The Republican health care bill passed by the House last week, quite simply, hurts seniors, the poor and many African-Americans.
“In modifying the original bill to give reluctant Republicans political cover, the House leadership made a bad piece of legislation even worse,” said Max Richtman, the president and CEO of the National Committee to Preserve Social Security and Medicare.
“We can only hope that the Senate majority will kill this reckless legislation before it punishes seniors and millions of Americans for the crime of needing and wanting affordable health care,” he said.
The bill cuts nearly $1 trillion from Medicaid by converting it into a block grant program or imposing per capita caps, which will make it harder for impoverished seniors to access long term skilled nursing care and community or home care.
The Congressional Budget Office, which hasn’t weighed in on the legislation, estimated that 24 million people would have been kicked off the Medicaid rolls in the next 10 years if the initial version of the bill, which was scrapped earlier this year, had become law.
The American Health Care Act (AHCA) reduces Medicare’s solvency by repealing Obamacare’s 0.9 percent payroll tax on wages above $200,000. This could lead to cuts in Medicare, including privatizing the program — harming current and future beneficiaries, Richtman said.
Under the GOP bill, insurers can charge older enrollees five times more than younger ones. The Congressional Budget Office predicts that by 2026 this provision will substantially raise premiums for older people by as much as 25 percent.
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After GOP leaders joined President Donald Trump in the Rose Garden of the White House following the vote to repeal and replace the Affordable Care Act, even some media outlets criticized the gathering for its celebrating a bill that effectively crushes African-Americans and the underserved.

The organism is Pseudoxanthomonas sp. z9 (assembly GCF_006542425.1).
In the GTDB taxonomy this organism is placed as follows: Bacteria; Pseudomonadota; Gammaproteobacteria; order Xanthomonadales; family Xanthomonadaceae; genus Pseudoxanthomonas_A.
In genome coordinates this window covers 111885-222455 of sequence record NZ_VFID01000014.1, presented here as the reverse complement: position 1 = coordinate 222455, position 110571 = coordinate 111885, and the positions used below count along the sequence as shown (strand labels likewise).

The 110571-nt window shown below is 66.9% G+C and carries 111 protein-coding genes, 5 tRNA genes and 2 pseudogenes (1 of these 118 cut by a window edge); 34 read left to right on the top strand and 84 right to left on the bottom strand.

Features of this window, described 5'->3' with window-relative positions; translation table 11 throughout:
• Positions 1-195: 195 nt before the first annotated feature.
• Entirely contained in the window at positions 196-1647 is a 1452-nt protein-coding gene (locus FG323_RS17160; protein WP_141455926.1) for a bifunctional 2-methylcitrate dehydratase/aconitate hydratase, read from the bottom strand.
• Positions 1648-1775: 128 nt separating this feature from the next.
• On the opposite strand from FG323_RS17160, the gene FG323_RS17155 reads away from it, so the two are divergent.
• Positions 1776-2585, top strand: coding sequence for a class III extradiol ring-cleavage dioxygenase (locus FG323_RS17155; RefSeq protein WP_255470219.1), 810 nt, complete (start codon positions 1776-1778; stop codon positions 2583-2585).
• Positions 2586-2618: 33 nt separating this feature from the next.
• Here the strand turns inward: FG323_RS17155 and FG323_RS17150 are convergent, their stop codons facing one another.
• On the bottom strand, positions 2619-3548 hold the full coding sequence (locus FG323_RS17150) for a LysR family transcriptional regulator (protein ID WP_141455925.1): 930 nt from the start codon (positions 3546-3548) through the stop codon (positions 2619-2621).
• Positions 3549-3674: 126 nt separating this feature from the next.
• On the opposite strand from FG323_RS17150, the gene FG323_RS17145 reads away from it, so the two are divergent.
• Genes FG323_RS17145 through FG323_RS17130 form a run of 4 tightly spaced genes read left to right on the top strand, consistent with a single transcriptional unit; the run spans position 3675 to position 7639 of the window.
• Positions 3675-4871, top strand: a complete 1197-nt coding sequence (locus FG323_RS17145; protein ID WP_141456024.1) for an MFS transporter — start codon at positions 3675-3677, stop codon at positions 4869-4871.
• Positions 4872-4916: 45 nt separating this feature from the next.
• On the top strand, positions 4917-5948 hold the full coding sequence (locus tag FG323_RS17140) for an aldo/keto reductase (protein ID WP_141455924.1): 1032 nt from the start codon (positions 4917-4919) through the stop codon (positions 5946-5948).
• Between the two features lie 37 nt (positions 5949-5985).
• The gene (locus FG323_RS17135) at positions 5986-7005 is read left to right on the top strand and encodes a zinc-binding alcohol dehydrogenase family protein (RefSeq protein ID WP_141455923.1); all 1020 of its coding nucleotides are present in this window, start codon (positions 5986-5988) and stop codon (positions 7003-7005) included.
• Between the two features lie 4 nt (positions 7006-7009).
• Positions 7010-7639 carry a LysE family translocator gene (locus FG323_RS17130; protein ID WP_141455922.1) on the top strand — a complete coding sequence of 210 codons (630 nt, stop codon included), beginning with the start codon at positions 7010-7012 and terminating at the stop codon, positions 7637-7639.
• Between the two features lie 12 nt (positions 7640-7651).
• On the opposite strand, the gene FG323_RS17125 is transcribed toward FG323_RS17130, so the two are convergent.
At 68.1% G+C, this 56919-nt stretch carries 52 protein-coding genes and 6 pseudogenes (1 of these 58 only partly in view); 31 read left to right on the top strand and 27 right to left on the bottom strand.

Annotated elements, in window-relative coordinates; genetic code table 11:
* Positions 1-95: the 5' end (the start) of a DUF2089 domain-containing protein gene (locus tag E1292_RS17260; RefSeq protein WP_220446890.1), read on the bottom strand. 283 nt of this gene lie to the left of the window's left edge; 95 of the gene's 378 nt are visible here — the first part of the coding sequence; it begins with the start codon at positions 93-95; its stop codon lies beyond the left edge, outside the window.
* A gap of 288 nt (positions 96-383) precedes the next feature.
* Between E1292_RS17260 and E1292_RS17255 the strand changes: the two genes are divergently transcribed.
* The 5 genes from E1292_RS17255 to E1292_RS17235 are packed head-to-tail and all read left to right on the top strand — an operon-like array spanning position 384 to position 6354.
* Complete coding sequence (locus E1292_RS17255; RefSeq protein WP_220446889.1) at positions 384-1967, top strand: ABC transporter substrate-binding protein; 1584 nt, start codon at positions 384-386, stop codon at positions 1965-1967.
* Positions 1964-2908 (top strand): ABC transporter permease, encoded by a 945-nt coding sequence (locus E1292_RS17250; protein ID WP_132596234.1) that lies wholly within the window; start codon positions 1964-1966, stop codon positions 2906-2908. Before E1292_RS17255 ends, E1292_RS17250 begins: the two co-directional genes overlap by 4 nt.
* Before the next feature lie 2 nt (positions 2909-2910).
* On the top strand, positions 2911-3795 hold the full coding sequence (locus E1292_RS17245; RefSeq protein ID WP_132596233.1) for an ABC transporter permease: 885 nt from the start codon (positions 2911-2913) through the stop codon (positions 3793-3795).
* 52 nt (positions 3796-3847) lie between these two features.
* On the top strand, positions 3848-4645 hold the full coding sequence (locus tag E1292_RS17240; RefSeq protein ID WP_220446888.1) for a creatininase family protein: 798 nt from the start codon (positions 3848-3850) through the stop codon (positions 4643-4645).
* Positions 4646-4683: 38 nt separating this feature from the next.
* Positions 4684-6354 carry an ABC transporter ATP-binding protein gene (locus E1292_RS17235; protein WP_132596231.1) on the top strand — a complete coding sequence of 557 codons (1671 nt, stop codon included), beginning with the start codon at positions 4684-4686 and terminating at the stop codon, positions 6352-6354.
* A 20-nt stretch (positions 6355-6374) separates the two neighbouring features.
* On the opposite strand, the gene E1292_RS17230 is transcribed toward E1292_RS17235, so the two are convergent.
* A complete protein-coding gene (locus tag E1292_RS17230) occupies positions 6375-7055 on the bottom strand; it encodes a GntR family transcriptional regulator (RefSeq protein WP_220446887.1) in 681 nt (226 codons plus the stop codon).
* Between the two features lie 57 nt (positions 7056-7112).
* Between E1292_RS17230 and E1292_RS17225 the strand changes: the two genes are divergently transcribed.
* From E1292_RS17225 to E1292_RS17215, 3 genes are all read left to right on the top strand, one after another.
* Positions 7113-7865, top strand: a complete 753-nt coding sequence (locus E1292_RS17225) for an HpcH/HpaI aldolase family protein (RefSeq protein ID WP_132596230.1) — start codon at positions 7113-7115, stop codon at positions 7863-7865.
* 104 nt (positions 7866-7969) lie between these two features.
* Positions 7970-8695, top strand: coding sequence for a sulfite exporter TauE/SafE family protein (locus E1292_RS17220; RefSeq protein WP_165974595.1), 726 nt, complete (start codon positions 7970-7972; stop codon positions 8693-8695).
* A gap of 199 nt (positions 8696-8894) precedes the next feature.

The gathering represented “a bunch of fat, middle-aged, rich white guys,” said Donny Deutsch of MSNBC. “It’s a country club with restrictive membership, obviously, you have to be white, and a male, to be there,” said Joe Scarborough.
The bill hurts poor individuals in that many states would be expected to roll back their expansions of the Medicaid program to cover childless adults without disabilities.
The bill would also substantially reduce subsidies available for Americans just over the poverty line, the group that benefited most from Obamacare’s subsidies.
Poor Americans are much more likely to become uninsured under the bill, according to the Congressional Budget office, and those who retained coverage would pay much more of their limited incomes on premiums and deductibles.
The same factors that make the bill better for many young Americans make it worse for those who are older, according to the New York Times. Insurance companies could charge a 64-year-old customer five times the price charged to an 18-year-old one, to cite the most extreme example.
The changes in the subsidy formula would also require older middle-class Americans to pay a much larger share of their health insurance bill.
The Congressional Budget Office estimates that far fewer older Americans would have insurance coverage under this bill than under the Affordable Care Act.